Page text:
New clinics are being opened and Canada has made efforts to bring in new doctors. For instance if you agree to go into family practice *that was the issue as most doctors here were becoming specialists!* then the Canadian government will pay for part of your medical school training if not all! You have to agree to stay in family practice for at least five years. Well, it’s working.

    And who up there thinks specialists are not paid more here? I am agog! I tell ya agog! Some of the information Americans believe about the CURRENT system up here is amazing.

    So many Americans were coming here using the health care cards of friends and family here that Canada had to change it’s health care cards to having photos on them. Before *and my sister did this* Someone could visit you, take your card that only had your name and number on it and go to a doctor and get it paid for here! Now you have to had a holographic i.d. with a photo so no more urgent out of country care that is under the radar and saps the system up here.

    Yes, for a while some rural areas had fewer doctors. Canada is working hard to address this and I frankly have seen a huge improvement in the last few years especially.

    I would urge you to write to a Canadian or visit here and randomly ask ANY person in this country if they want to switch to the U.S. system…I will fall over if you get one person who says yes.

    Now have some people as evidenced here had something bad happen, or maybe two somethings and things here? Probably. I’ve had one or two myself but, I realize those things can and DO happen in the U.S. and then I would have to PAY for someone who gave me fucked up treatment, and then have the insurance company tell me I have to keep going to X bad doctor because he’s one of the only specialists covered under my expensive HMO insurance.

    Thanks but, no thanks.

    And Huan, the Canadian government does NOT “run healthcare here” doctors and patients DO..the government just funds it, they do not make healthcare decisions!

  44. Violet says:

    if the aim is to improve healthcare for Americans then shouldn’t rural areas and poorer states expect the same quality of care as anyone else, especially under a single payer system?

    We’re talking about giving everybody health insurance, not disrupting the space-time continuum. Rural areas are rural areas: you’re lucky if you have a Wal-Mart and a doctor within driving distance. This will not change with the advent of universal health coverage.

    Of course rural people should have adequate care — no dying in waiting rooms, etc. But providing health insurance will not change the fact that urban people have access to nearby, varied care providers, while rural people have more limited options. That’s true regardless.

  45. Jackie says:

    I think that all Americans receiving excellent healthcare would be better. I firmly believe that what we would get is all Americans having access to mediocre care, and wealthier Americans paying for better care. Then, if we outlawed private medical practices that industry would move to other countries. The type of care regularily available now to those with cash or good insurance here would eventually cease to exist.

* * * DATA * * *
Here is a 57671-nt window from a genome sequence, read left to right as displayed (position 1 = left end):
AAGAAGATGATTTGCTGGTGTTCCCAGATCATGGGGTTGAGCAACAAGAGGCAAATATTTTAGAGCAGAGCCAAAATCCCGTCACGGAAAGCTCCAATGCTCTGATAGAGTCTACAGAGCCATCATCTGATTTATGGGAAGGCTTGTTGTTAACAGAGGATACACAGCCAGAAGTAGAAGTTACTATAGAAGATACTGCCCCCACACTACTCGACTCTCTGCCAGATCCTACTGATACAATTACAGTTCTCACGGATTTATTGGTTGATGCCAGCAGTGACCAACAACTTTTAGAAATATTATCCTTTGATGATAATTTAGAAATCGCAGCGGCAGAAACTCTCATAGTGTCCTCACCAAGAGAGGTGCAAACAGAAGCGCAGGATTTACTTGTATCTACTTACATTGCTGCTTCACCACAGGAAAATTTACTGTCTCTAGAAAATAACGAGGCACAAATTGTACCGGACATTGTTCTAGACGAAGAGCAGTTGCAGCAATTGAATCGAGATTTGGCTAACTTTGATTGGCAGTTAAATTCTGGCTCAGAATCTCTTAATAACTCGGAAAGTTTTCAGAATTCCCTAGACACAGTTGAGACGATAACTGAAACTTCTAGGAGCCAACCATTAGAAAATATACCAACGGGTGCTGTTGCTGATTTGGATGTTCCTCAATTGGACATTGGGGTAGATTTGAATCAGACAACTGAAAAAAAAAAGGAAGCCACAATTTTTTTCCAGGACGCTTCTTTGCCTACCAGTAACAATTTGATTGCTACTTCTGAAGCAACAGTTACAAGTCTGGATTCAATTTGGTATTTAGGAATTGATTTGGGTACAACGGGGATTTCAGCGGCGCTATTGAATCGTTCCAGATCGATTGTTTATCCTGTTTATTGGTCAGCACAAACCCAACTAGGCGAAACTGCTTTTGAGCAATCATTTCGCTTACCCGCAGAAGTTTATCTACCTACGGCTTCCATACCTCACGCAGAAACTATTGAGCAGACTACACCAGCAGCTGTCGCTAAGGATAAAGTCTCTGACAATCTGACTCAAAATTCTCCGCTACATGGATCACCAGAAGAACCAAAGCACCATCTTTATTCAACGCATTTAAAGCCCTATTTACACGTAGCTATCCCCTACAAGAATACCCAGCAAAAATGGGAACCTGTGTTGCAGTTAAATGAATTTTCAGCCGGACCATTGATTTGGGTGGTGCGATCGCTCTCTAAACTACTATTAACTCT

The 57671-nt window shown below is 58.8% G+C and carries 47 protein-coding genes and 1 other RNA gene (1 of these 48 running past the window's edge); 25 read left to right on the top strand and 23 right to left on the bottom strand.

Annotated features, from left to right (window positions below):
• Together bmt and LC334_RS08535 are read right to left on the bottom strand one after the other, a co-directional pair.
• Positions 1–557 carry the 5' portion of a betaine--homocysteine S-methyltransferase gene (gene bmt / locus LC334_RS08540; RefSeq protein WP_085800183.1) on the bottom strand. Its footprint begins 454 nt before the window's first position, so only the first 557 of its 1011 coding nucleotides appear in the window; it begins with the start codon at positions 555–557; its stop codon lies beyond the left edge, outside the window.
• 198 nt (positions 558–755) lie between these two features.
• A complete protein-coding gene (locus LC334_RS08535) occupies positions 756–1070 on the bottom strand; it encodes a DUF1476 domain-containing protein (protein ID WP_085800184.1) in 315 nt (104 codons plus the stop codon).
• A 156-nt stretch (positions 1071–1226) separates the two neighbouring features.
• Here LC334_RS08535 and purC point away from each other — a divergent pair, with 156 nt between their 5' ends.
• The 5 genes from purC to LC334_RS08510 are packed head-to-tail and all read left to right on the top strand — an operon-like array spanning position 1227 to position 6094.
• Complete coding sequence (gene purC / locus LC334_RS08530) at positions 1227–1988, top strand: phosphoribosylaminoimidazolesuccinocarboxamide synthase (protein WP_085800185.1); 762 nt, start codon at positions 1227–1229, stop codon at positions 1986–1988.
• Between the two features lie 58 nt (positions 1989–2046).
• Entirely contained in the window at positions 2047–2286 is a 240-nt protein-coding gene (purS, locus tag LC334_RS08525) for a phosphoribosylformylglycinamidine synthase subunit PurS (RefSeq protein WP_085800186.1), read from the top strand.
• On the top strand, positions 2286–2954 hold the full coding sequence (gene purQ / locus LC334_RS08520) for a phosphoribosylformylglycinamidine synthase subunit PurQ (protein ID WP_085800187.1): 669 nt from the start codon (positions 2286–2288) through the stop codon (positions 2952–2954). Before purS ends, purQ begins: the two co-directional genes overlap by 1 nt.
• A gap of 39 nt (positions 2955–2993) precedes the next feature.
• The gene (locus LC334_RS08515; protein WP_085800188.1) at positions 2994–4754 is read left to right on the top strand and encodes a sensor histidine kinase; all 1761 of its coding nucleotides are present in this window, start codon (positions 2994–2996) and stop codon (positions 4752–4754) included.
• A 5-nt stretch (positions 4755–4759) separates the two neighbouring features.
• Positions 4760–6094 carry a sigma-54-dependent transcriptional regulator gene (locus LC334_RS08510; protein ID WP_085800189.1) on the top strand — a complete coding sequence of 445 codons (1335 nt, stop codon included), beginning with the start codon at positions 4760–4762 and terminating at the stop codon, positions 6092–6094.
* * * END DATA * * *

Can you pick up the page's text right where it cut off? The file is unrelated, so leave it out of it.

Unless, of course, we have airtight legislation mandating a certain level of care and a rock solid commitment to adequate future funding. It almost seems like a constitutional amendment would be necessary, really. I think we are far from having anywhere near the political will to do what would be required to make single payer work here in any meaningful way.

  46. Toonces says:

    Sorry, above I meant socialized insurance I guess (single payer), not medicine.

    And there’s a shortage of PCP’s in the US with doctors going into specialization here, too. It’s one of the reasons we get about 10 minutes with them (the other reason being all the paperwork).

  47. Violet says:

    Jackie, if you think single-payer involves outlawing private medical practice, I think you have some misconceptions about what’s under discussion.

    As for your belief that Americans get good care now that will inevitably degrade under universal coverage, that just isn’t backed up by any study or national comparison I’m aware of. Instead, every study — including from doctors and medical professionals — points to the gross inefficiencies, excessive costs, and lack of adequate care in our system.

  48. Toonces says:

    Jackie, what we have now is most Americans receiving mediocre care, regardless of ability to pay, and many Americans going without care at all. And many of those paying for “excellent” care here never actually receive it because insurance companies find a way to deny their claims.

    Also, as has been said above, many countries that have UHC or single-payer also have supplemental insurance options and private clinics. Why would that be a unique impossibility in America?

    I’m not sure how to respond to the rest of your comment (constitutional amendments? why?), except that 73% of Americans support a single-payer option so the political will is there.

  49. Violet says:


    I firmly believe that what we would get is all Americans having access to mediocre care, and wealthier Americans paying for better care.